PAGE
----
Atherosclerosis is a condition that can affect all of the vessels in your body, including those that supply blood to your uterus. Below is more about pregnant women and atherosclerosis.
Atherosclerosis is a condition that affects the arteries, and it can be hazardous for both mom and baby during pregnancy. If you have atherosclerosis, it’s essential to talk to your doctor about how best to manage the condition. Here are some things you need to know about the condition and pregnancy.
What Is Atherosclerosis?
Atherosclerosis is a condition that affects the arteries, and it can lead to heart attacks, strokes, or other severe cardiovascular problems. It happens when plaque builds up in the walls of the arteries. Plaque is made up of fat, cholesterol and other substances that create a thick “jelly” inside the wall of an artery. If clots form, it can lead to a heart attack or stroke.
The buildup of plaque can restrict blood flow through the arteries, forcing the heart to work harder to pump blood through. This can lead to heart problems, including angina, congestive heart failure and cardiac arrest.
How to Diagnose Atherosclerosis
Your doctor may be able to diagnose the condition with an exam and blood tests, but you may need more testing. Some doctors use a test known as an angiogram to see how much plaque is blocking your arteries. If this test shows problems with the arteries in your heart, brain or legs, it may indicate the presence of the disease.
How to Treat Atherosclerosis During Pregnancy
There are various treatment options for the disease, depending on how severe the symptoms are.
Some people have success controlling the disease with diet. Your doctor may recommend eating a low-fat, low-cholesterol diet to reduce plaque buildup in your arteries. You should also avoid refined sugars and carbohydrates, leading to high blood sugar levels.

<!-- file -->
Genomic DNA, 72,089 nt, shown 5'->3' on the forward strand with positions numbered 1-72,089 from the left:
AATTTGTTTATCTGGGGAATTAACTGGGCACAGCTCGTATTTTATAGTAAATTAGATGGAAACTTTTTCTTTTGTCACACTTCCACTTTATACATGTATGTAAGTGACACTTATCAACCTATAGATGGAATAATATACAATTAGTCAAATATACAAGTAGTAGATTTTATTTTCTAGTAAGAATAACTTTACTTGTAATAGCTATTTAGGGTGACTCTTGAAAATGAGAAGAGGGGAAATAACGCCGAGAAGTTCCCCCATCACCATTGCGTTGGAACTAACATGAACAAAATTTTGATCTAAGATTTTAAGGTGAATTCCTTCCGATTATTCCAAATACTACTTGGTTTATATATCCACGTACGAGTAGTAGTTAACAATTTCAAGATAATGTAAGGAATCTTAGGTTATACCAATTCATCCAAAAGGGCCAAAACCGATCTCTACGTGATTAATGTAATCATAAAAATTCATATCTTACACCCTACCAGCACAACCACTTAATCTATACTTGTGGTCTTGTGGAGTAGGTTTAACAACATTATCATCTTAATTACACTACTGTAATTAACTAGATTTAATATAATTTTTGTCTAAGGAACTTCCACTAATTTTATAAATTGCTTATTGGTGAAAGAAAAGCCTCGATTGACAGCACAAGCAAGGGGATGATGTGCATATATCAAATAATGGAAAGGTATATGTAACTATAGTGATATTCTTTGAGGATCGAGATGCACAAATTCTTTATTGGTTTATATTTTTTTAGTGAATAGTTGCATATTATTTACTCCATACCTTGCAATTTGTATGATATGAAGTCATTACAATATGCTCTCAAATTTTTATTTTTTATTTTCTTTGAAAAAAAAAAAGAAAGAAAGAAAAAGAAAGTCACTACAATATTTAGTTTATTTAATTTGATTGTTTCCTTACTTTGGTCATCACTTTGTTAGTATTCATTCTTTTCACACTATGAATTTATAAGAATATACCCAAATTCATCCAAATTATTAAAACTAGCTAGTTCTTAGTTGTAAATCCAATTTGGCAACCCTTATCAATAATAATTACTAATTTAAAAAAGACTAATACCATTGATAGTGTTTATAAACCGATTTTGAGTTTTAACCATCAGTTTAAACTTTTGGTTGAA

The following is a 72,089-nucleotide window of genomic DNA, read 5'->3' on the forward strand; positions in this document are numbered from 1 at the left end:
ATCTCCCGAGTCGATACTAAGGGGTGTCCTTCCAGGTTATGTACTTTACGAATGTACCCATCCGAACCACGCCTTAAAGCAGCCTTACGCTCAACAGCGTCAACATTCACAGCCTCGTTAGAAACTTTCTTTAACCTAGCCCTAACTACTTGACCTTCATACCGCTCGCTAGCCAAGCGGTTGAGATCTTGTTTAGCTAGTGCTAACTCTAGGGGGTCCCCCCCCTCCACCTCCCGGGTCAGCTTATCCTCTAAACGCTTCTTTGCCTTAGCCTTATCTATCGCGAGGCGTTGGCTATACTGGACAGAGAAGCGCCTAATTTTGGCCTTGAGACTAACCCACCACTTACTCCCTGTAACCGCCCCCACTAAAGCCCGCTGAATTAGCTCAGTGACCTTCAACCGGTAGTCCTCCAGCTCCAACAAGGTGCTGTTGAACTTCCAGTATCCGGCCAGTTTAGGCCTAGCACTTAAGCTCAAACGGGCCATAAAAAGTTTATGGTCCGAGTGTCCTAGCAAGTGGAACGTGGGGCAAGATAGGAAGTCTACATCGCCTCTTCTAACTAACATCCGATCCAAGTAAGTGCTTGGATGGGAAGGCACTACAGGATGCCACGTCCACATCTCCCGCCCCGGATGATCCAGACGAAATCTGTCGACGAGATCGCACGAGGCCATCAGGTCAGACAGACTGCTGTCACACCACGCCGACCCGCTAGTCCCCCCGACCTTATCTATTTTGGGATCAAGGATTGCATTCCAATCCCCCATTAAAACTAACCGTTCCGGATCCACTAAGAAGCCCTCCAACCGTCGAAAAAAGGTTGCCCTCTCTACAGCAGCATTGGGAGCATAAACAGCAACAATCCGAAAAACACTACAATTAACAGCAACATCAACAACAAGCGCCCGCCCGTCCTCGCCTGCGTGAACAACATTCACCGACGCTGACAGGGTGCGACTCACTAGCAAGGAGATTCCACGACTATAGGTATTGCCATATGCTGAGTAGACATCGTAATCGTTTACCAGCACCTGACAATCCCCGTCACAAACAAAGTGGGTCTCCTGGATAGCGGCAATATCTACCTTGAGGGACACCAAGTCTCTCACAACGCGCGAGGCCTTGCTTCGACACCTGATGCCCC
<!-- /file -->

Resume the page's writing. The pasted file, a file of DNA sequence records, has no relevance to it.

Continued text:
People with the condition who smoke or use other tobacco products may want to quit before getting pregnant. If you continue smoking during pregnancy, it will increase your risk of placental abruption, low birth weight and preterm delivery.
The most common drugs used to treat the condition are antiplatelet drugs, which keep platelets from building up and forming blood clots at sites of plaque buildup. A doctor may prescribe aspirin, clopidogrel (Plavix) or ticlopidine (Ticlid).
If dietary changes and antiplatelet drugs don’t work, your doctor might suggest other types of medications to keep your blood flowing freely through your arteries. These medications are known as statins.
How Should Pregnant Women Deal With Atherosclerosis?
Pregnant women should consider several ways that the condition can be managed.
Women with the condition should follow a low-fat, low-cholesterol diet and healthy lifestyle choices. This includes eating certain foods—such as whole grains, fruits and vegetables—to help reduce plaque buildup in the arteries. It also means getting plenty of exercise, avoiding alcohol, and staying at a healthy weight.
Your doctor may recommend taking a daily prenatal vitamin with at least 400 micrograms of folic acid, as it has been linked to healthy fetal development. It’s also important to get regular check-ups throughout your pregnancy, as high blood pressure and diabetes can worsen the condition.
High blood pressure can make the condition worse, as it puts extra stress on the heart and increases your risk for heart attack and stroke. It’s important to control high blood pressure before and during pregnancy. It’s also a good idea for women to keep their blood pressure under control after giving birth
For pregnant women with high blood pressure, careful monitoring of the fetus may be necessary. Your doctor will want to keep a close watch on your fetus’ weight, which can indicate that blood flow through the placenta is restricted. It’s essential to maintain regular prenatal appointments so you can work with your doctor to control your blood pressure and avoid preterm delivery or other problems.
The condition can make your body more prone to injury and stress, worsening plaque buildup in your arteries and heart. The best way to avoid damage and stress is to take care of yourself and get regular exercise. Do this by eating a healthy, balanced diet and getting plenty of rest.
Atherosclerosis is a serious but treatable condition. The good news is that you can reduce your risk by making smart lifestyle choices and controlling potentially harmful conditions like high blood pressure, diabetes and obesity. Pregnant women should be proactive about controlling their health, so talk to your doctor if you have questions about the condition.